Damaging Stigma of Library Patrons who are Homeless

I am writing in response to a commentary on the New Bedford Public Library and patrons who are homeless, in the February 2nd edition of the New Bedford Standard-Times newspaper.

It worries me that the tragedy that occurred last week is being used as a platform to further criminalize and stigmatize people who are homeless. The commentary outlined how it is "depressing" and a "dirty little secret" that people who are homeless spend their days in the library. He presents a point of view that entangles sexual offenses with homelessness, and sounds as though terrible homeless men are lurking in the corners waiting to attack innocent victims.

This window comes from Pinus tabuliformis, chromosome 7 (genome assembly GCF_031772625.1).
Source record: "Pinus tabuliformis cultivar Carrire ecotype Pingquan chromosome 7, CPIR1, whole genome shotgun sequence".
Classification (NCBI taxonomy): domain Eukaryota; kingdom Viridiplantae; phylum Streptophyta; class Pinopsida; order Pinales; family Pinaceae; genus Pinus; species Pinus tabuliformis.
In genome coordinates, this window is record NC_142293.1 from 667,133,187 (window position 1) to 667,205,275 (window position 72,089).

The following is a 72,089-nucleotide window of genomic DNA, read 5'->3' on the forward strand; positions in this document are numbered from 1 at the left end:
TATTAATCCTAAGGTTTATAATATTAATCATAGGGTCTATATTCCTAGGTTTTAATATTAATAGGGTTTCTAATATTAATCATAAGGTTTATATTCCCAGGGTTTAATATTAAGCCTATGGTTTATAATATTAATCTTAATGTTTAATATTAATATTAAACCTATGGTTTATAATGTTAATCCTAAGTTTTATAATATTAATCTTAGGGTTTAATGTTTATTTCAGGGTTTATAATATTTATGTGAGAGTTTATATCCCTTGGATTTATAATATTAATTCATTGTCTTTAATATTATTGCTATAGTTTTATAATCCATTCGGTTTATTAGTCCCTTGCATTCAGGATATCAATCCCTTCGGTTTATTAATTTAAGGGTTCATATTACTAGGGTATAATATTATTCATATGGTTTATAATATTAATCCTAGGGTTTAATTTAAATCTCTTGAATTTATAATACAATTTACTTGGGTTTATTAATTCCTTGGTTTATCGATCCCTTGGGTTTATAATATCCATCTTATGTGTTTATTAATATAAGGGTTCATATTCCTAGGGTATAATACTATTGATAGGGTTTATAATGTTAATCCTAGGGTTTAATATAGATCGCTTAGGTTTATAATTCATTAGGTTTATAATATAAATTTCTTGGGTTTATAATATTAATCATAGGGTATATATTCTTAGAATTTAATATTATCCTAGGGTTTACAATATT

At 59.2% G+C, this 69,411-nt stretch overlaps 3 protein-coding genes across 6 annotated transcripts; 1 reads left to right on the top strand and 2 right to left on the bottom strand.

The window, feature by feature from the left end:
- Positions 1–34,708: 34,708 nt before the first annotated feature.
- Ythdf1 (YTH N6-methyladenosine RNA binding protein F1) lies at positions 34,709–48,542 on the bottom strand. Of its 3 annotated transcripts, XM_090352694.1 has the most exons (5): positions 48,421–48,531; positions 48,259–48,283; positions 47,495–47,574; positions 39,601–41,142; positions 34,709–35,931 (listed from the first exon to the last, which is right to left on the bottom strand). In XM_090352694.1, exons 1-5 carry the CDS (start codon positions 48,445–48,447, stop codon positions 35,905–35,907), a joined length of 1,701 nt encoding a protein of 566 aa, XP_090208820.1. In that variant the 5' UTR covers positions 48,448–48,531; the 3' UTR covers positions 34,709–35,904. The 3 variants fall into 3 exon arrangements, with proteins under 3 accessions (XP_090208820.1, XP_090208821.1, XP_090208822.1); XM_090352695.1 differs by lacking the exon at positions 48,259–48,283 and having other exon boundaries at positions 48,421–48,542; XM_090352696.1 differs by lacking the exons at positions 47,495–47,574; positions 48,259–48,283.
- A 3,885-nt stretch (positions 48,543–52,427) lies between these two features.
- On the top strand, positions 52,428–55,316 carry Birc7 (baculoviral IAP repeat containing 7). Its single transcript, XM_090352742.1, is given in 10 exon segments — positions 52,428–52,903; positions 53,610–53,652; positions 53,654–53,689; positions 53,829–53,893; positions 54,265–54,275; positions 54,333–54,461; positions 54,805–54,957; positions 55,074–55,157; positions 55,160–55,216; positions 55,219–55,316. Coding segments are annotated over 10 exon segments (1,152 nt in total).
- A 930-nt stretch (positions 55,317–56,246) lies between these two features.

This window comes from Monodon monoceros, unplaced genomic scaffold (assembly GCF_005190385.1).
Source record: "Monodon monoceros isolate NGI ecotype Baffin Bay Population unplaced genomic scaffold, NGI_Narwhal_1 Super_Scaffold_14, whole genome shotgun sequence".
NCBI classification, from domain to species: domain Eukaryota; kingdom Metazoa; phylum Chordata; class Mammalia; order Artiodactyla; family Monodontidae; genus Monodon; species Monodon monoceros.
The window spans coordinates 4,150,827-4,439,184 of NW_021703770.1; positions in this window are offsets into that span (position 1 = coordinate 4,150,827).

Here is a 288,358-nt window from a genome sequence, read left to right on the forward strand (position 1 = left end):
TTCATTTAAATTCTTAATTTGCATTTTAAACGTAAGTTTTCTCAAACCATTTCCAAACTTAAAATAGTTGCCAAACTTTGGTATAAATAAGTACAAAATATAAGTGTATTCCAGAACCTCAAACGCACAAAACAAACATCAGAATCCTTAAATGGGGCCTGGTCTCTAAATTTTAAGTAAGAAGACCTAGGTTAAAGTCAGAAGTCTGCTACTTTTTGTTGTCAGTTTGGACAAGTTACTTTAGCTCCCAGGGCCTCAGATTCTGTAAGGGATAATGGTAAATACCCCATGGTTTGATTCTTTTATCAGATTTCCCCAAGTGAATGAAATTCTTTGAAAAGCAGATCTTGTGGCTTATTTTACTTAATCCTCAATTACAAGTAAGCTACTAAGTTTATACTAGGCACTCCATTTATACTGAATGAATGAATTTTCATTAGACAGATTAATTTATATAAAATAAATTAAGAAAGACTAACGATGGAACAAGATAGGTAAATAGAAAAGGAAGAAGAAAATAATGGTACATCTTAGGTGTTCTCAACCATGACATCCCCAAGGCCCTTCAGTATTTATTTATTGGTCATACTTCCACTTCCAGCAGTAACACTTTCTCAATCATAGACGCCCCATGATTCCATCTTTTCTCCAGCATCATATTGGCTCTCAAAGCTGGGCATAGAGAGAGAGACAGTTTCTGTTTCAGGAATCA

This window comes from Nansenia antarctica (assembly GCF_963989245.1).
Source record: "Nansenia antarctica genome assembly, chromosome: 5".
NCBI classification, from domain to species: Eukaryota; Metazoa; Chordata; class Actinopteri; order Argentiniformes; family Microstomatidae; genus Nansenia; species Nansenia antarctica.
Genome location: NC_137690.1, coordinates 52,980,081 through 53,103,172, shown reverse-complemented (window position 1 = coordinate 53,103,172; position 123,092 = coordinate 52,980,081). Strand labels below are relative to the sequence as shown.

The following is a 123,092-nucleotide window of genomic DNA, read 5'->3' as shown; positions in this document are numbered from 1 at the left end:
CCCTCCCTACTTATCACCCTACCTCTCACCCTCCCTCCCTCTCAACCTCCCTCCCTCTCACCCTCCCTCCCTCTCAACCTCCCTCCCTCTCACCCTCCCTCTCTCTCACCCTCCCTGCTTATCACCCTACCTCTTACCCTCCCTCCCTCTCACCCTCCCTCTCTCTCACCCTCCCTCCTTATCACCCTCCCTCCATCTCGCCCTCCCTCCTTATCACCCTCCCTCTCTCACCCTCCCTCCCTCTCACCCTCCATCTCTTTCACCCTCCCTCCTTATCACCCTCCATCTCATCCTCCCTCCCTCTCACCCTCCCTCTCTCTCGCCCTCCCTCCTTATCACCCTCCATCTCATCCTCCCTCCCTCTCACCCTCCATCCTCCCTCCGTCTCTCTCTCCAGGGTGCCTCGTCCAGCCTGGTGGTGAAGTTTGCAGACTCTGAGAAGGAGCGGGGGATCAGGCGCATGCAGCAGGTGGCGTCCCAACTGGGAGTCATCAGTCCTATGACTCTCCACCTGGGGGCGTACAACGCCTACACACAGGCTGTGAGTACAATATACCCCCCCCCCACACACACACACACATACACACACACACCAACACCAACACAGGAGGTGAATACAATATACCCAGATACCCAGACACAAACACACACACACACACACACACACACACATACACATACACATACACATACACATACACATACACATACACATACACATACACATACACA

It is this kind of thinking that perpetuates the damaging stigma that keeps people homeless.

Alongside the column, there was an article about proposed cuts to the FY2009 budget, which would reduce mental health services and public health funding. It is disturbing that people aren't making the connection between cuts like that and homelessness. People who are homeless are so for diverse reasons, including crises related to financial, emotional, housing, and psychiatric issues and trauma. The solution posed in this column was to develop a day shelter where these "unsuitable" patrons could go.

Instead, why don’t we set our sights on affordable housing, and adequate substance abuse and mental health treatment options, and stop blaming people who are in crisis?

I can appreciate the tragedy caused by the recent assault in the library, and the challenges faced by public servants. However, we should not accept the sweeping and damaging generalizations made about "the homeless" in the city of New Bedford.

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